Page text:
brought from Scotland in 1956. Bulls were bought from leading New South
Wales studs Wambanumba, Glengowan, Tulagi and Wallah between 1961 and
1964, and the herd was then closed to outside animals.
The Angus herd was now firmly established in Australia, with extensive
commercial herds throughout the New South Wales and Victorian tablelands,
but with a strong presence elsewhere. The cows calved easily, and the product
was sought after for the developing export trade to Japan.
The emphasis at Trangie switched to research, and in 1963 the Australian Meat
Research Committee asked the Trangie Research Centre to conduct a project
aimed at establishing the role of performance recording in the breeding
program of a herd. Equal emphasis was given to weight gain and to visual
conformation score in the selection of replacement bulls and heifers. The
project continued until 1970, pioneering performance testing in Australia, and
demonstrating successfully the usefulness of measuring performance in a stud
From 1971 and 1973 trials were conducted using objective measurement and
appraisal by experienced stud breeders in the selection of replacement bulls
and heifers. The herd was divided into two, with the results indicating that
performance testing compared with the assessment of experienced stud
breeders assessing growth potential.
The trials which produced the Lowline breed began in 1974, with funding from
the Meat Research Corporation, to evaluate selection for growth rate on herd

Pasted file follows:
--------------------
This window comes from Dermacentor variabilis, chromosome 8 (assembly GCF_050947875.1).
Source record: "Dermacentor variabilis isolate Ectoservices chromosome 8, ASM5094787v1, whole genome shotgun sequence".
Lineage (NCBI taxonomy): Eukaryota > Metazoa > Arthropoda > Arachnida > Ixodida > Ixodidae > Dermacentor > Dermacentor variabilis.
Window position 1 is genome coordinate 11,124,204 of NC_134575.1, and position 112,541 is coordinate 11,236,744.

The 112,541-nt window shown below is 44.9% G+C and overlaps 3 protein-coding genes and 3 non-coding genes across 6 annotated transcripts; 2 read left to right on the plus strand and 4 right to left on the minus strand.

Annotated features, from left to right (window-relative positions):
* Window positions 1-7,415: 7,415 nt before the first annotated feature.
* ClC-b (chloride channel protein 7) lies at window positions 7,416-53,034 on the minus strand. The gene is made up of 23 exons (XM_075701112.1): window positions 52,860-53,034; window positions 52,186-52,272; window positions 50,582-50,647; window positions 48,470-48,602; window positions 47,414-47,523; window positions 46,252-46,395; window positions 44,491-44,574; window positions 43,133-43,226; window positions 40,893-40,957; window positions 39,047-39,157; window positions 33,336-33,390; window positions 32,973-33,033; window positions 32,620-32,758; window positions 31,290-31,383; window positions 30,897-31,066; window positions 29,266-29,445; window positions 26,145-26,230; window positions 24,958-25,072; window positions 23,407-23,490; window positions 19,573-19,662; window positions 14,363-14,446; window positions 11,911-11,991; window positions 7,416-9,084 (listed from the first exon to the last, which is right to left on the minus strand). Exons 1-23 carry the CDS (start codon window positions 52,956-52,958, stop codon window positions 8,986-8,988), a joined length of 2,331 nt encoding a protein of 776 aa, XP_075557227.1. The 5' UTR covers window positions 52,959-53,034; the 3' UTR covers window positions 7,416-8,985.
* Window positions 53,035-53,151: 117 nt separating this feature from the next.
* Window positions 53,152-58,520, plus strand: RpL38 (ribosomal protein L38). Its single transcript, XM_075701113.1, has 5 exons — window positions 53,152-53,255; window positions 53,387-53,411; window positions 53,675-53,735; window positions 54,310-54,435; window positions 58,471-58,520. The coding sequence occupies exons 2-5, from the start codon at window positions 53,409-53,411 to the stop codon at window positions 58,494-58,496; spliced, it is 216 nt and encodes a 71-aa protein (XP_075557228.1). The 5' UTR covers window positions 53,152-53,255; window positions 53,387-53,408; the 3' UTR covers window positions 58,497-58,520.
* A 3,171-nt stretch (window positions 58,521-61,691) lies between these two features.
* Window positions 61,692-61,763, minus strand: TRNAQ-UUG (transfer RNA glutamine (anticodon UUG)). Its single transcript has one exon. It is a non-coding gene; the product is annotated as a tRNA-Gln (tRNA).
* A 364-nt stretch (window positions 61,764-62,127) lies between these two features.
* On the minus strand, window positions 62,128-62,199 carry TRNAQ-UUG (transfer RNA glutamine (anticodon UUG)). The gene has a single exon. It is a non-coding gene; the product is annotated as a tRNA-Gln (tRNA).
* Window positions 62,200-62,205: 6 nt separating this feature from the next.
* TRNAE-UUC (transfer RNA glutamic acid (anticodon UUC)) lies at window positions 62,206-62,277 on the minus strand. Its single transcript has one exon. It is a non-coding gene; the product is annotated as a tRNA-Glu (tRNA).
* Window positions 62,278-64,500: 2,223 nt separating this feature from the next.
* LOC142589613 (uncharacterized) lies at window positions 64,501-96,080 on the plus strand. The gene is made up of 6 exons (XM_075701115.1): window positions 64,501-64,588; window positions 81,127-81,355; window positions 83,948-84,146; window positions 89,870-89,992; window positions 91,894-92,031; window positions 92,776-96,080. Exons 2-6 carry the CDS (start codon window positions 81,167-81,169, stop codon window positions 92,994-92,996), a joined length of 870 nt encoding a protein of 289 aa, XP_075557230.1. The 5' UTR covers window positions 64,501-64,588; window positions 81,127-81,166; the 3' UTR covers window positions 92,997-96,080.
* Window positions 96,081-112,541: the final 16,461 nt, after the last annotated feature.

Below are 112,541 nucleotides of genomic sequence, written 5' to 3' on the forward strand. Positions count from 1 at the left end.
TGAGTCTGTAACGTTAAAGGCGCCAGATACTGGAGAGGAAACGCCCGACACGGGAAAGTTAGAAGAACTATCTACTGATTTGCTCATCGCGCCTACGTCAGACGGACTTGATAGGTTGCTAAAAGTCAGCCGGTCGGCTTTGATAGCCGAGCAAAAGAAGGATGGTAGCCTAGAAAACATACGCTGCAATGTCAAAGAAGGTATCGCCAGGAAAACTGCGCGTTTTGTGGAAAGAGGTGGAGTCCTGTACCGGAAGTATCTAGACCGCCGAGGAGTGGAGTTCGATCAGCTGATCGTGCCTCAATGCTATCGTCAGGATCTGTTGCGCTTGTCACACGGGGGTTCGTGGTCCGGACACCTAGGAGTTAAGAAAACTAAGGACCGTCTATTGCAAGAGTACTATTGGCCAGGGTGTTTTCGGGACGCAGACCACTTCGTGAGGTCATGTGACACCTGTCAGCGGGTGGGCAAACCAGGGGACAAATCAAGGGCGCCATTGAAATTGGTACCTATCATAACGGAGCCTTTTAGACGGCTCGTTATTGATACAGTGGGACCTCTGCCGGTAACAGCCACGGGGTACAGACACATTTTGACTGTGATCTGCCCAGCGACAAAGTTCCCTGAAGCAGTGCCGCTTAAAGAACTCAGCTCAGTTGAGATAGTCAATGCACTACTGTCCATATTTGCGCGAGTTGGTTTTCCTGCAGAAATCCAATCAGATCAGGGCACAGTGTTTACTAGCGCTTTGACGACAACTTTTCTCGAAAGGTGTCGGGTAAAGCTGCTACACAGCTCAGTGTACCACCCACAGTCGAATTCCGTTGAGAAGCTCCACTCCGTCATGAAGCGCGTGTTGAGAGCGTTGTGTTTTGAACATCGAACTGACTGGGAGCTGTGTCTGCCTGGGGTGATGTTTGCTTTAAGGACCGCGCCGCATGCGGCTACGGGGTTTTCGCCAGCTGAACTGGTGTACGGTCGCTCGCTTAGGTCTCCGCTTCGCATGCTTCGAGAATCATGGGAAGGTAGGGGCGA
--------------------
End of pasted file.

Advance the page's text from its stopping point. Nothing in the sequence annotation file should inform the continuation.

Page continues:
profitability. The aim was to establish whether large or small animals were
more efficient converters of grass into meat. This trial continued for 19 years.
The Trangie staff chose one herd selected for high yearling growth rates and
another selected for low yearling growth rates, with a randomly selected
control group. The dubbed the herds High Line, Low Line and Control Line.
Satellite herds were established at Glen Innes in the northern tablelands of
NSW and at Hamilton in the Western Districts of Victoria to enable climate to
be taken into account.
The program involved a detailed evaluation of weight gain, feed intake,
reproductive performance, milk production, carcass yield and quality and
The original Low Line herd comprised 85 cows, which were joined to yearling
bulls also selected for low growth from birth to yearling age. From 1974, the
Low Line herd remained closed, with all the replacement bulls and heifers
selected from within the line.
After 15 years of selective breeding, the Low Line herd had stabilized at about
30 percent smaller than the High Line cattle. The bulls were maturing at about
43 inches, and the cows at about 39 inches or less, against 59 inches for
standard Angus bulls, and close to the same height for standard Angus cows.
Mr. Ian Pullar, a grazier from Armidale, secured 43 cows and then two bulls
from the satellite herd at Glen Innes and registered the Australian Boutique
Cattle Association as an umbrella organization. His interest save from